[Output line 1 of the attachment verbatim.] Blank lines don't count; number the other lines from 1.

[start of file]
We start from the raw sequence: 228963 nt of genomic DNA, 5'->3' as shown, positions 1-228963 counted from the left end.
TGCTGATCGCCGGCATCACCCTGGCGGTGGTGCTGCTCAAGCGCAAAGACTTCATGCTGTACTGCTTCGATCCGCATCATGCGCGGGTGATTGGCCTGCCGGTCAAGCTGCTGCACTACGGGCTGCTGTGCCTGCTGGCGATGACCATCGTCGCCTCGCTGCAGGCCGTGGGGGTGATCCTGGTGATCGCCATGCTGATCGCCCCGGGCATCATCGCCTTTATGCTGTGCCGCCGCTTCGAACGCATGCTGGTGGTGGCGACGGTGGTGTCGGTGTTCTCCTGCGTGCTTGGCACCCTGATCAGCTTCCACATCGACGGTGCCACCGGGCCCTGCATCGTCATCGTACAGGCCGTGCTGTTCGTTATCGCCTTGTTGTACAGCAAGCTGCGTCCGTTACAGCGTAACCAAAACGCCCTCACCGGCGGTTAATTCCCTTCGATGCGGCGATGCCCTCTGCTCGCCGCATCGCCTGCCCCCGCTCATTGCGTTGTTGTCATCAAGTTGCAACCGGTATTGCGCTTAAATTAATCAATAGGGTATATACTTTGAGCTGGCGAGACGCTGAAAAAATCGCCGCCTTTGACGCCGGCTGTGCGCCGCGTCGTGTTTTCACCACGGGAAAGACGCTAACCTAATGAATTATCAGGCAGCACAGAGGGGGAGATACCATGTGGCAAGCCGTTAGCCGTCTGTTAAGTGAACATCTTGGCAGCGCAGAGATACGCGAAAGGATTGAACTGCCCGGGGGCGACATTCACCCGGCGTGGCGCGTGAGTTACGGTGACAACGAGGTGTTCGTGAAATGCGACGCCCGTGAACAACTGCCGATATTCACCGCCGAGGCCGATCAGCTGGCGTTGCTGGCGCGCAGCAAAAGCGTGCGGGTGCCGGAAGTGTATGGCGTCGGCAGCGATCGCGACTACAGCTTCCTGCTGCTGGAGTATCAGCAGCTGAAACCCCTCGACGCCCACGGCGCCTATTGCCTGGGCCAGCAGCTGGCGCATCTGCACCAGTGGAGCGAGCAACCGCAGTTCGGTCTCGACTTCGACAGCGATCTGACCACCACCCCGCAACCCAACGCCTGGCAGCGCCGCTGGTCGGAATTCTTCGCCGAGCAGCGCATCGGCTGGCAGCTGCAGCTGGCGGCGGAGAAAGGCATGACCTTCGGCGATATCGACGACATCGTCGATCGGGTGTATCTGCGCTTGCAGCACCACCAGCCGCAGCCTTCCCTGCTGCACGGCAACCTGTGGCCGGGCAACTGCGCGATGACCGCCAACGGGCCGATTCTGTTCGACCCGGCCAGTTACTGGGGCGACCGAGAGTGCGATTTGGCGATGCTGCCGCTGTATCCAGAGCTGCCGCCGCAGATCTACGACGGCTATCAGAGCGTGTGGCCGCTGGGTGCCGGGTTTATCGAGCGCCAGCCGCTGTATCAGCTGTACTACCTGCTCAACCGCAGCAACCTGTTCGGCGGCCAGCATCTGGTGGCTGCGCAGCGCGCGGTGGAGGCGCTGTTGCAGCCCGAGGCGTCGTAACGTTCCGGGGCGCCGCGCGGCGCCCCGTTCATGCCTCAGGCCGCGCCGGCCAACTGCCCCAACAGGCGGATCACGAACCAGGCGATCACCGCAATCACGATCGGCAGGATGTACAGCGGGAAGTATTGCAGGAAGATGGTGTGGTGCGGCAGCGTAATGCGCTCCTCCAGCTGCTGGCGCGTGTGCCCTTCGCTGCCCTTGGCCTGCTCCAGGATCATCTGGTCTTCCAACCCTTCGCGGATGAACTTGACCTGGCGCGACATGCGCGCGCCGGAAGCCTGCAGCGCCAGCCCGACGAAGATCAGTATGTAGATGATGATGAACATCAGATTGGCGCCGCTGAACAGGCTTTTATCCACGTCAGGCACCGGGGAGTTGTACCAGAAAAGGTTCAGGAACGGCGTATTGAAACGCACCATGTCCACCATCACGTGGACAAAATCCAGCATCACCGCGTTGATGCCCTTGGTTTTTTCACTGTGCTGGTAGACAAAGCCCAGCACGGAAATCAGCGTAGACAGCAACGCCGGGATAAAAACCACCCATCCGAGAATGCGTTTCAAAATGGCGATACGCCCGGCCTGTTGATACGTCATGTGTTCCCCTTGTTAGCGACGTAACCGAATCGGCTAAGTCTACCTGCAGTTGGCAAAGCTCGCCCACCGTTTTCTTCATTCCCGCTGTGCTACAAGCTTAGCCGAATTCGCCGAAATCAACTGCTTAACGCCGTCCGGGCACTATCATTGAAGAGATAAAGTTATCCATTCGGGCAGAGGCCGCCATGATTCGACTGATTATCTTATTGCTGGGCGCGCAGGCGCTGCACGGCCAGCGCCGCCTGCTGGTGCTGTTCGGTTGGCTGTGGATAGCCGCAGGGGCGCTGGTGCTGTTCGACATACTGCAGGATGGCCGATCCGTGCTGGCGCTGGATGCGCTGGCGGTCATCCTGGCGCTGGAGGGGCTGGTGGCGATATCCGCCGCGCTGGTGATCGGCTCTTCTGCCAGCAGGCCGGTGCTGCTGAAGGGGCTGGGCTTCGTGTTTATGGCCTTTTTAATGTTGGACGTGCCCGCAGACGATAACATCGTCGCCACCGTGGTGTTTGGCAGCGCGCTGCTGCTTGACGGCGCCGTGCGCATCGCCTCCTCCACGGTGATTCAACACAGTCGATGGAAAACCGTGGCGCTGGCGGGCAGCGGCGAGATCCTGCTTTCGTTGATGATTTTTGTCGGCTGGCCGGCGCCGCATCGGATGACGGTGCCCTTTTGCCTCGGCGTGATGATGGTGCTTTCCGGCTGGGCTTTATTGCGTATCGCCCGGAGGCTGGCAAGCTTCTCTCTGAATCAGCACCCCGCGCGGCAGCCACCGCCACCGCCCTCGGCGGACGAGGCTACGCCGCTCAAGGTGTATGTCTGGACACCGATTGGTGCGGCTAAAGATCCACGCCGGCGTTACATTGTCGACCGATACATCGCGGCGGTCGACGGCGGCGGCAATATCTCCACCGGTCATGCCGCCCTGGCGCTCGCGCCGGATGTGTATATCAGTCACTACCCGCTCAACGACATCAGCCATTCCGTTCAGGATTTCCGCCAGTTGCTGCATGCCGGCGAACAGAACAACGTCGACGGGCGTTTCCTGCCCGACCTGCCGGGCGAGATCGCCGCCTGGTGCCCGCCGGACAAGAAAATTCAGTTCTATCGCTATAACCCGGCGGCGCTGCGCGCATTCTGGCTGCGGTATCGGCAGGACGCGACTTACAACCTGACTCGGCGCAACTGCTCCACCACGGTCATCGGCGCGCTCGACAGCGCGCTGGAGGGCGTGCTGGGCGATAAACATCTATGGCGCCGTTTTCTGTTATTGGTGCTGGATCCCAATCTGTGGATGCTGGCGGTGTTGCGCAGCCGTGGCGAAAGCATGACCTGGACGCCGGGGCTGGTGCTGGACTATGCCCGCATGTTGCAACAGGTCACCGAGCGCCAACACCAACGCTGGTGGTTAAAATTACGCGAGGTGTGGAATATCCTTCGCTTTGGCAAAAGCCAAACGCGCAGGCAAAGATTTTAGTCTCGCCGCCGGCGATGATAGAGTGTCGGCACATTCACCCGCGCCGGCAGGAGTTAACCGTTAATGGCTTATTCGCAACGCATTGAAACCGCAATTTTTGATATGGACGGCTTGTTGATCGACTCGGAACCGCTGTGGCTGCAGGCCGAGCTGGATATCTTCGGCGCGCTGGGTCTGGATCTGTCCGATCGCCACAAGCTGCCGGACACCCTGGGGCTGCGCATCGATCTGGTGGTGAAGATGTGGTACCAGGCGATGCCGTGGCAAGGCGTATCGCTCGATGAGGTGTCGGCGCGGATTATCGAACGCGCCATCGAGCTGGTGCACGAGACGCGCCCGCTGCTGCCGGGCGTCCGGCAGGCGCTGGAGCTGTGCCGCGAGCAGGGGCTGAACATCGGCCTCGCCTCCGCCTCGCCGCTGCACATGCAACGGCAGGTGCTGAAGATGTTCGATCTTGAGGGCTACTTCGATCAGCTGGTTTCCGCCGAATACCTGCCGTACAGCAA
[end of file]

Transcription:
We start from the raw sequence: 228963 nt of genomic DNA, 5'->3' as shown, positions 1-228963 counted from the left end.